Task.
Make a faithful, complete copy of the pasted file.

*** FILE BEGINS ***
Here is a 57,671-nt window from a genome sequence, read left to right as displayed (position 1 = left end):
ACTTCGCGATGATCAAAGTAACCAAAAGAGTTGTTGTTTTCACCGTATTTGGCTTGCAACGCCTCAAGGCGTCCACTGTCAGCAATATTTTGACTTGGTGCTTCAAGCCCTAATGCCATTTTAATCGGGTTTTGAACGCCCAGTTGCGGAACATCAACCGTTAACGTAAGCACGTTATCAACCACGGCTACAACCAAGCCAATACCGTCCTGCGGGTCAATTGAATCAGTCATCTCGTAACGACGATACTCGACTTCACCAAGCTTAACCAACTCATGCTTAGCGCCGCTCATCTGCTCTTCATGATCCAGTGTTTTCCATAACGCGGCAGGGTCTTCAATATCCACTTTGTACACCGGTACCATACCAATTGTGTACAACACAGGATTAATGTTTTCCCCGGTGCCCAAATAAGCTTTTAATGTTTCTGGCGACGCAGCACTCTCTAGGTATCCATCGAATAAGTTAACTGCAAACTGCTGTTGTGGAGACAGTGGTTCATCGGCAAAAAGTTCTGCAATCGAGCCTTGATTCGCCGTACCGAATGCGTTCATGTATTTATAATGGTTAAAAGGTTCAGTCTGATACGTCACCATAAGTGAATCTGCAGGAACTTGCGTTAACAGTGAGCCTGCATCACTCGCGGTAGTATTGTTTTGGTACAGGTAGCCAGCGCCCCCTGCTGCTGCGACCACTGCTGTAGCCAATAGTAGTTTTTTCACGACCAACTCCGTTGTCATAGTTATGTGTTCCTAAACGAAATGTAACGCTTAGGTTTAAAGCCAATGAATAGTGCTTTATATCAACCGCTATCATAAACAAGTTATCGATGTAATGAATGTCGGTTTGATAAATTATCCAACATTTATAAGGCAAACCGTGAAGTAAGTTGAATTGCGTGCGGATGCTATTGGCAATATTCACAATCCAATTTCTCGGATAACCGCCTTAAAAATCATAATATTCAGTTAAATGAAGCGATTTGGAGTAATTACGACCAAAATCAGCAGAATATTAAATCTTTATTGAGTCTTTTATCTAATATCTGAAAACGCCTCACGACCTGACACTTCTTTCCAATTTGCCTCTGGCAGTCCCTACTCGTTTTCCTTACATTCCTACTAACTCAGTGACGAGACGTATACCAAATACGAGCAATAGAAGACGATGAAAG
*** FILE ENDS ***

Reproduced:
Here is a 57,671-nt window from a genome sequence, read left to right as displayed (position 1 = left end):
ACTTCGCGATGATCAAAGTAACCAAAAGAGTTGTTGTTTTCACCGTATTTGGCTTGCAACGCCTCAAGGCGTCCACTGTCAGCAATATTTTGACTTGGTGCTTCAAGCCCTAATGCCATTTTAATCGGGTTTTGAACGCCCAGTTGCGGAACATCAACCGTTAACGTAAGCACGTTATCAACCACGGCTACAACCAAGCCAATACCGTCCTGCGGGTCAATTGAATCAGTCATCTCGTAACGACGATACTCGACTTCACCAAGCTTAACCAACTCATGCTTAGCGCCGCTCATCTGCTCTTCATGATCCAGTGTTTTCCATAACGCGGCAGGGTCTTCAATATCCACTTTGTACACCGGTACCATACCAATTGTGTACAACACAGGATTAATGTTTTCCCCGGTGCCCAAATAAGCTTTTAATGTTTCTGGCGACGCAGCACTCTCTAGGTATCCATCGAATAAGTTAACTGCAAACTGCTGTTGTGGAGACAGTGGTTCATCGGCAAAAAGTTCTGCAATCGAGCCTTGATTCGCCGTACCGAATGCGTTCATGTATTTATAATGGTTAAAAGGTTCAGTCTGATACGTCACCATAAGTGAATCTGCAGGAACTTGCGTTAACAGTGAGCCTGCATCACTCGCGGTAGTATTGTTTTGGTACAGGTAGCCAGCGCCCCCTGCTGCTGCGACCACTGCTGTAGCCAATAGTAGTTTTTTCACGACCAACTCCGTTGTCATAGTTATGTGTTCCTAAACGAAATGTAACGCTTAGGTTTAAAGCCAATGAATAGTGCTTTATATCAACCGCTATCATAAACAAGTTATCGATGTAATGAATGTCGGTTTGATAAATTATCCAACATTTATAAGGCAAACCGTGAAGTAAGTTGAATTGCGTGCGGATGCTATTGGCAATATTCACAATCCAATTTCTCGGATAACCGCCTTAAAAATCATAATATTCAGTTAAATGAAGCGATTTGGAGTAATTACGACCAAAATCAGCAGAATATTAAATCTTTATTGAGTCTTTTATCTAATATCTGAAAACGCCTCACGACCTGACACTTCTTTCCAATTTGCCTCTGGCAGTCCCTACTCGTTTTCCTTACATTCCTACTAACTCAGTGACGAGACGTATACCAAATACGAGCAATAGAAGACGATGAAAG